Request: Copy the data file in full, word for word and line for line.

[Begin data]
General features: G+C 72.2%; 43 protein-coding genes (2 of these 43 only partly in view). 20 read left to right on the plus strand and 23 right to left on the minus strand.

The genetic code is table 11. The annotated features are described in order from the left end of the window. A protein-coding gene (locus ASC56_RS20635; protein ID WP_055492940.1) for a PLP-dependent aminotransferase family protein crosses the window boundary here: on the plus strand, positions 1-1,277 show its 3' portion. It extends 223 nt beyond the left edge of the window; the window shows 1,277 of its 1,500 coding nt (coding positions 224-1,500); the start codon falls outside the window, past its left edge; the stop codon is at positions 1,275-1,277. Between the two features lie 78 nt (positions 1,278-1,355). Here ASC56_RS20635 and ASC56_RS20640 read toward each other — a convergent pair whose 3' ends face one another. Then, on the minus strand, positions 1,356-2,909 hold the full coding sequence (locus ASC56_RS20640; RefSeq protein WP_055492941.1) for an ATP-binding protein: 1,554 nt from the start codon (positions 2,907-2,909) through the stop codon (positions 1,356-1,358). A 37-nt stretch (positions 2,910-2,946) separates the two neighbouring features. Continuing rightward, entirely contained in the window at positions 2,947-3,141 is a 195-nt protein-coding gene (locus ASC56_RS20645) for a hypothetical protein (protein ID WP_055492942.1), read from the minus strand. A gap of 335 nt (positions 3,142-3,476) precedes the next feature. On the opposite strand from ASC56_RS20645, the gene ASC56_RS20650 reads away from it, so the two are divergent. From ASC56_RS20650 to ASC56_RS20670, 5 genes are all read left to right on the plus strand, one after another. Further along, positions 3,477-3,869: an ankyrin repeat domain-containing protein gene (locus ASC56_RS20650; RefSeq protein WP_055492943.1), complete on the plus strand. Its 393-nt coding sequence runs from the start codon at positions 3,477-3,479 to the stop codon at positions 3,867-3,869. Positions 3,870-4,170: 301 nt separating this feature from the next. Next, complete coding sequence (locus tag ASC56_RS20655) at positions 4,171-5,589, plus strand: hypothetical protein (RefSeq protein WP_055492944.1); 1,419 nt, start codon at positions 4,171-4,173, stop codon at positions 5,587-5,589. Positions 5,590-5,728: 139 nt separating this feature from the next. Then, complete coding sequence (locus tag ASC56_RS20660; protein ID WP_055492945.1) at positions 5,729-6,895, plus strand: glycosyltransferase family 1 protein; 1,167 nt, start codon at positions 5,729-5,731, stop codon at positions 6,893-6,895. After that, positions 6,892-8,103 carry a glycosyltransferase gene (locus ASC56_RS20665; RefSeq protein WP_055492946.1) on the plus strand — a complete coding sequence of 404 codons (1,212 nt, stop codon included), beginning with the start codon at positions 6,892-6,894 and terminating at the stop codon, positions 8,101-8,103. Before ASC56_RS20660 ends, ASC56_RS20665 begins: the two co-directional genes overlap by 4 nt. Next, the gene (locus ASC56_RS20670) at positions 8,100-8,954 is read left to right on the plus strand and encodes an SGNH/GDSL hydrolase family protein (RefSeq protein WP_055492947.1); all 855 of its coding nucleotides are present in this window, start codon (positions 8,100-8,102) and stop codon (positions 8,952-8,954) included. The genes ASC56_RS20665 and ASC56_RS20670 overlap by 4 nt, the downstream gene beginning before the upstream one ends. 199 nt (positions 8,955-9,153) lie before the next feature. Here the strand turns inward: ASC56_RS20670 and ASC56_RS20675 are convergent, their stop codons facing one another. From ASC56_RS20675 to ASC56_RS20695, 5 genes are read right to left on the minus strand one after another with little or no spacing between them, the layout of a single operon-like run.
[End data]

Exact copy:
General features: G+C 72.2%; 43 protein-coding genes (2 of these 43 only partly in view). 20 read left to right on the plus strand and 23 right to left on the minus strand.

The genetic code is table 11. The annotated features are described in order from the left end of the window. A protein-coding gene (locus ASC56_RS20635; protein ID WP_055492940.1) for a PLP-dependent aminotransferase family protein crosses the window boundary here: on the plus strand, positions 1-1,277 show its 3' portion. It extends 223 nt beyond the left edge of the window; the window shows 1,277 of its 1,500 coding nt (coding positions 224-1,500); the start codon falls outside the window, past its left edge; the stop codon is at positions 1,275-1,277. Between the two features lie 78 nt (positions 1,278-1,355). Here ASC56_RS20635 and ASC56_RS20640 read toward each other — a convergent pair whose 3' ends face one another. Then, on the minus strand, positions 1,356-2,909 hold the full coding sequence (locus ASC56_RS20640; RefSeq protein WP_055492941.1) for an ATP-binding protein: 1,554 nt from the start codon (positions 2,907-2,909) through the stop codon (positions 1,356-1,358). A 37-nt stretch (positions 2,910-2,946) separates the two neighbouring features. Continuing rightward, entirely contained in the window at positions 2,947-3,141 is a 195-nt protein-coding gene (locus ASC56_RS20645) for a hypothetical protein (protein ID WP_055492942.1), read from the minus strand. A gap of 335 nt (positions 3,142-3,476) precedes the next feature. On the opposite strand from ASC56_RS20645, the gene ASC56_RS20650 reads away from it, so the two are divergent. From ASC56_RS20650 to ASC56_RS20670, 5 genes are all read left to right on the plus strand, one after another. Further along, positions 3,477-3,869: an ankyrin repeat domain-containing protein gene (locus ASC56_RS20650; RefSeq protein WP_055492943.1), complete on the plus strand. Its 393-nt coding sequence runs from the start codon at positions 3,477-3,479 to the stop codon at positions 3,867-3,869. Positions 3,870-4,170: 301 nt separating this feature from the next. Next, complete coding sequence (locus tag ASC56_RS20655) at positions 4,171-5,589, plus strand: hypothetical protein (RefSeq protein WP_055492944.1); 1,419 nt, start codon at positions 4,171-4,173, stop codon at positions 5,587-5,589. Positions 5,590-5,728: 139 nt separating this feature from the next. Then, complete coding sequence (locus tag ASC56_RS20660; protein ID WP_055492945.1) at positions 5,729-6,895, plus strand: glycosyltransferase family 1 protein; 1,167 nt, start codon at positions 5,729-5,731, stop codon at positions 6,893-6,895. After that, positions 6,892-8,103 carry a glycosyltransferase gene (locus ASC56_RS20665; RefSeq protein WP_055492946.1) on the plus strand — a complete coding sequence of 404 codons (1,212 nt, stop codon included), beginning with the start codon at positions 6,892-6,894 and terminating at the stop codon, positions 8,101-8,103. Before ASC56_RS20660 ends, ASC56_RS20665 begins: the two co-directional genes overlap by 4 nt. Next, the gene (locus ASC56_RS20670) at positions 8,100-8,954 is read left to right on the plus strand and encodes an SGNH/GDSL hydrolase family protein (RefSeq protein WP_055492947.1); all 855 of its coding nucleotides are present in this window, start codon (positions 8,100-8,102) and stop codon (positions 8,952-8,954) included. The genes ASC56_RS20665 and ASC56_RS20670 overlap by 4 nt, the downstream gene beginning before the upstream one ends. 199 nt (positions 8,955-9,153) lie before the next feature. Here the strand turns inward: ASC56_RS20670 and ASC56_RS20675 are convergent, their stop codons facing one another. From ASC56_RS20675 to ASC56_RS20695, 5 genes are read right to left on the minus strand one after another with little or no spacing between them, the layout of a single operon-like run.